If you decided to investigate a story as a team, there are additional necessary steps that need to be planned: The first is to decide on a project manager. This person will be extremely important element because he or she has to ensure sufficient and relevant input from all team members and has to assemble it all together. The second step is to initiate a workshop where the whole team can brainstorm subject matter and emerge with a clear to-do list. You should also decide on a format for this process:
- ? When and how do the team members liaise together?
- ? When and how and how often does the project manager liaise?
- ? What is the editing, revising, feedback and correcting process at every stage of the investigative process?
- ? How to troubleshoot when necessary input does not materialise?
- ? How to get everyone to agree on final results?
- ? Which costs will be refunded?
- ? Will the team eavesdrop, go undercover or pay for documents if needed?
Furthermore, roles must be clearly defined so that conflicts of interest are avoided. In the case of a team member simultaneously serving as a board member, these persons will need to recuse themselves from board decisions pertaining to the team’s investigation. Also, the relationship and decision-making process between the project manager and the organisation’s leadership needs to be clearly established; contracts need to be signed between the project manager and the organisation’s leadership and also between the latter and the team’s members.
Aside from these organisational steps, a team should familiarize themselves with the subject matter: Does everyone understand the ins and outs of, and questions surrounding the investigation? What is the team’s interest in this matter as members of the public? Revisiting good investigative journalism practice in this workshop is crucial; it will determine the quality of the end result. Best practice and ethics should be a part of this discussion, too. An initial working hypothesis should be developed and to-do lists drawn up of required background information and sources.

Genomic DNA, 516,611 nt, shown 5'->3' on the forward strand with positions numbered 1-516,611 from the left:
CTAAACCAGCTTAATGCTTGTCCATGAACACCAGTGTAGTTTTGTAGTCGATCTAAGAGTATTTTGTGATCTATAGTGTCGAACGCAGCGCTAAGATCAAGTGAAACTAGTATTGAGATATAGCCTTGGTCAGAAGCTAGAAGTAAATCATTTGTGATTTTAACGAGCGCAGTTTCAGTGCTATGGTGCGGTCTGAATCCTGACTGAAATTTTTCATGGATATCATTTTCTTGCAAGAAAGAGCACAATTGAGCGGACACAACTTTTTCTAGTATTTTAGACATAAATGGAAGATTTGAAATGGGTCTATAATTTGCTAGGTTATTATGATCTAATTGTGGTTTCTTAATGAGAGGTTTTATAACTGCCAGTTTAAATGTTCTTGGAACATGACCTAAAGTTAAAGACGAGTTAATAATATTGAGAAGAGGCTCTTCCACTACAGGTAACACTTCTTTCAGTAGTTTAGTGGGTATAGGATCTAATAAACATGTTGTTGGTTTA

During the investigative process, viability of the subject and achievable goals are determined by the project manager; the working hypothesis is revised; (new) sources are identified and more detailed and corrected to-do lists are communicated to the team. The project manager will target a ‘minimum’ story as the outcome of the project. A ‘minimum’ story is one that, at the very least, will broaden the public’s understanding of a local issue. The manager should also communicate – either upon request of the team or per his or her own initiative – centrally accessed expertise and updates about the team’s progress in such a way that creates synergy. Furthermore, the project manager decides how to use the input from different team members.
The findings of the so called ‘Spotlight Team’ are a good example for a regional, one newsroom team discovery.
In 2002, the journalists of the newspaper ‘Boston Globe’ found out that several cardinals and bishops in the Boston Catholic Archdiocese had covered up the sexual abuse of children by priests. Only after their reports in the United States other media houses started digging and investigating similar cases in their region and country.
The investigation was filmed and released in the movie ‘Spotlight’ in 2015.
The so called ‘Panama Papers’ are a good example for international and overwhelming investigative journalism cooperation.
For one year almost 400 journalists from more than 70 countries investigated as a team the data leak of a Panamanian law firm. Eventually they discovered that politicians, athletes, criminals and others use offshore accounts in Panama for illegal purposes. Over 11 million documents have been analysed – a single journalist would never have been able to handle this entire material by himself. This example shows that the size of the team depend on the data amount and the involved journalists.
Finally the results of one of the biggest financial scandals were published 2016 in different media houses and languages around the world.
At this point, you have developed a hypothesis and made a plan to investigate your story. Now you are able to start with the actual research process. The next chapter will lay out different research techniques and explain how to create your own database.